VICTORIA — First Nations in British Columbia will receive a $63 million increase in forestry income this year under the development of a new revenue-sharing model that Indigenous leaders say is an encouraging move toward even higher shares in the future.
The increase was the first step toward a new forestry revenue deal consistent with the United Nations Declaration on the Rights of Indigenous Peoples, Forests Minister Katrine Conroy said Wednesday.
"The current forestry revenue-sharing model is inadequate," she said at a news conference. "The province heard this loud and clear."
The extra funds are the result of an increase in revenue-sharing rates from three, four or five per cent, to eight, nine or 10 per cent.
"These changes will be effective April 1 and will increase the forestry revenue share with First Nations by around $63 million this year," said Conroy, calling it "an interim agreement."
In 2019, B.C. was the first jurisdiction in North America to adopt the declaration, which requires governments to obtain free, prior and informed consent before taking actions that affect Indigenous Peoples and their lands.
Last month, the B.C. government tabled an action plan that set 89 goals, including revenue-sharing agreements, toward implementing its law on the UN declaration.
First Nations leaders who attended the news conference with Conroy at the legislature said this year's increase, which could raise their revenue share to more than $130 million, was a start, but they expected more.
"While the increase is not what some may say is sufficient, it does help close the socio-economic gap and demonstrates the provincial government's commitment to reconciliation and the UN Declaration on the Rights of Indigenous Peoples," said Chief Nicole Rempel of Vancouver Island's K'omoks First Nation.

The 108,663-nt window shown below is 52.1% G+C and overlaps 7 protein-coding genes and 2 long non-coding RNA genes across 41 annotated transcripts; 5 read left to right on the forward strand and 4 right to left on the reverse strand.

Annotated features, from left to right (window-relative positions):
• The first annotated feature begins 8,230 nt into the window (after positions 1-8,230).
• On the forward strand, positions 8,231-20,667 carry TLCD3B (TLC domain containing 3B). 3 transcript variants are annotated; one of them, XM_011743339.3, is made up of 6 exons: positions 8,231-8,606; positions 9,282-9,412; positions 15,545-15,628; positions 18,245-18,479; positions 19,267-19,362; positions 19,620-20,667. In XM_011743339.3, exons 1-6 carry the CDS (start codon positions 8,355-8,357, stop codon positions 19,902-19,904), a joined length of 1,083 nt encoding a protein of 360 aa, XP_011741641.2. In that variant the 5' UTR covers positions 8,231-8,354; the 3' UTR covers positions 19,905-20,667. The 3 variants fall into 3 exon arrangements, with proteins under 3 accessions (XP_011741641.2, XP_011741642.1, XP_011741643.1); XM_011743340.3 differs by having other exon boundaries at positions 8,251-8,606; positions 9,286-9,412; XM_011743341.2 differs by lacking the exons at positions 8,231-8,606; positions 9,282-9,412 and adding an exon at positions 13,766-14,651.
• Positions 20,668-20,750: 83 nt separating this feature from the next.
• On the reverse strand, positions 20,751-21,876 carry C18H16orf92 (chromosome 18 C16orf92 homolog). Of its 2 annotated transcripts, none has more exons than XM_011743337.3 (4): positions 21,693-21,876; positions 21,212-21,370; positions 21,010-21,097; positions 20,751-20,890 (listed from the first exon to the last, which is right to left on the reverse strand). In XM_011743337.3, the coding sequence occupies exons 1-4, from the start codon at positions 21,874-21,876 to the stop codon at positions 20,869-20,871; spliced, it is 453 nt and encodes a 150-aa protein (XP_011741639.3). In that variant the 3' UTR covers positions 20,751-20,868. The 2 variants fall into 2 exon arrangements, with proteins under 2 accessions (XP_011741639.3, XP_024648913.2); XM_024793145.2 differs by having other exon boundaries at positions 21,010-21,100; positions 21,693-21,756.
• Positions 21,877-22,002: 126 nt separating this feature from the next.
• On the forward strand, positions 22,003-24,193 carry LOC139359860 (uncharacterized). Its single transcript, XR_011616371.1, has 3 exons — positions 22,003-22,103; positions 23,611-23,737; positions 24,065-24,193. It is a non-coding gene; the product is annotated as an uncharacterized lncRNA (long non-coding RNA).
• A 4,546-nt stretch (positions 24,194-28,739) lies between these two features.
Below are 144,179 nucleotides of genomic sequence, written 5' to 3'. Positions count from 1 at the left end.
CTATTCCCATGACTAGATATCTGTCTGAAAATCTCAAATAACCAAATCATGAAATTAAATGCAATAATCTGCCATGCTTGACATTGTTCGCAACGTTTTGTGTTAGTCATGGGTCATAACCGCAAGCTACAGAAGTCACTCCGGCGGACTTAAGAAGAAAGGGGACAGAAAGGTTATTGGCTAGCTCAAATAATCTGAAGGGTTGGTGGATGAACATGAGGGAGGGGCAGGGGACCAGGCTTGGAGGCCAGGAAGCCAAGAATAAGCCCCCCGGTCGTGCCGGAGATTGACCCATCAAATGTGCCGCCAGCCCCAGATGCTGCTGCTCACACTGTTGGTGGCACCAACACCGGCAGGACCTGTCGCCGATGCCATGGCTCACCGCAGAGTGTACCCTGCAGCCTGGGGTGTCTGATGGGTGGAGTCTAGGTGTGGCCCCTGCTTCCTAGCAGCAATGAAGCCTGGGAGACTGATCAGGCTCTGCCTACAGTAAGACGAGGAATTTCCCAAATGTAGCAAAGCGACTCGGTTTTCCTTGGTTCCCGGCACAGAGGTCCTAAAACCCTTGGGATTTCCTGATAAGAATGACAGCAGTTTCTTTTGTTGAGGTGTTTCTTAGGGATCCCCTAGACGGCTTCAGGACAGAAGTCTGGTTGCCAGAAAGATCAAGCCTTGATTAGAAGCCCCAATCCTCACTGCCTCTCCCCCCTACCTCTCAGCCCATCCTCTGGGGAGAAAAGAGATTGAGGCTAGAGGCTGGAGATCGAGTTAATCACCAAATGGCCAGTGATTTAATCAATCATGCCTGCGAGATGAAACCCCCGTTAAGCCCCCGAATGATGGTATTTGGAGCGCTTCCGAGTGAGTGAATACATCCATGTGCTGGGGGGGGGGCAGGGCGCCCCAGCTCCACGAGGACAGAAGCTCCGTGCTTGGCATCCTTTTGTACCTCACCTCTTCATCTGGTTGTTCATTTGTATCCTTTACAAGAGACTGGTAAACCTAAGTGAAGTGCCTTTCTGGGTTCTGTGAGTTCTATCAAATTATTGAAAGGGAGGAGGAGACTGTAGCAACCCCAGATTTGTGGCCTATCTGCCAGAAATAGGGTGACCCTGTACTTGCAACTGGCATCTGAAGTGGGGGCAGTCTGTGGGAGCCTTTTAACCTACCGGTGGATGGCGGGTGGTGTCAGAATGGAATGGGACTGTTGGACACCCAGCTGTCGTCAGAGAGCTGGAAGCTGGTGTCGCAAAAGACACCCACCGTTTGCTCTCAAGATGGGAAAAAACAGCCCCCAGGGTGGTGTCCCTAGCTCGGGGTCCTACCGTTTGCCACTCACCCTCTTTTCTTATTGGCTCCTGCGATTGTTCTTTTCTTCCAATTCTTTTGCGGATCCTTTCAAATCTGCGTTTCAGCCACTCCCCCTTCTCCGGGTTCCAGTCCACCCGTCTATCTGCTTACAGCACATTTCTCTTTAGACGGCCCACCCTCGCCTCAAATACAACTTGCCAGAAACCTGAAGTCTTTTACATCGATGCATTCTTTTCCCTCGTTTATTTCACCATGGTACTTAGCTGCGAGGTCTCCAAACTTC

Rempel was blunt when asked by reporters what would be a sufficient revenue-sharing ratio with the province.
"I believe 50-50 would be the accurate number," she said.
Lake Babine First Nation Chief Murphy Abraham said the extra money and the goal to reach a more lucrative revenue-sharing deal in the future provide hope to families in his northwest B.C. community.
The First Nation signed a 20-year agreement two years ago with the B.C. and federal governments to set out a vision for it to implement its rights and title.
A new forestry revenue-sharing agreement will become part of that vision, bringing increased participation in the forest sector and more money to address local needs, said Abraham.
Susan Yurkovich, president of the BC Council of Forest Industries, said in a statement the industry supports the increase in revenue sharing with First Nations and backs talks to develop a new model.
The development of the new model is expected to take two years, said the ministries of forests and Indigenous relations and reconciliation in a statement.
This report by The Canadian Press was first published April 27, 2022.
Dirk Meissner, The Canadian Press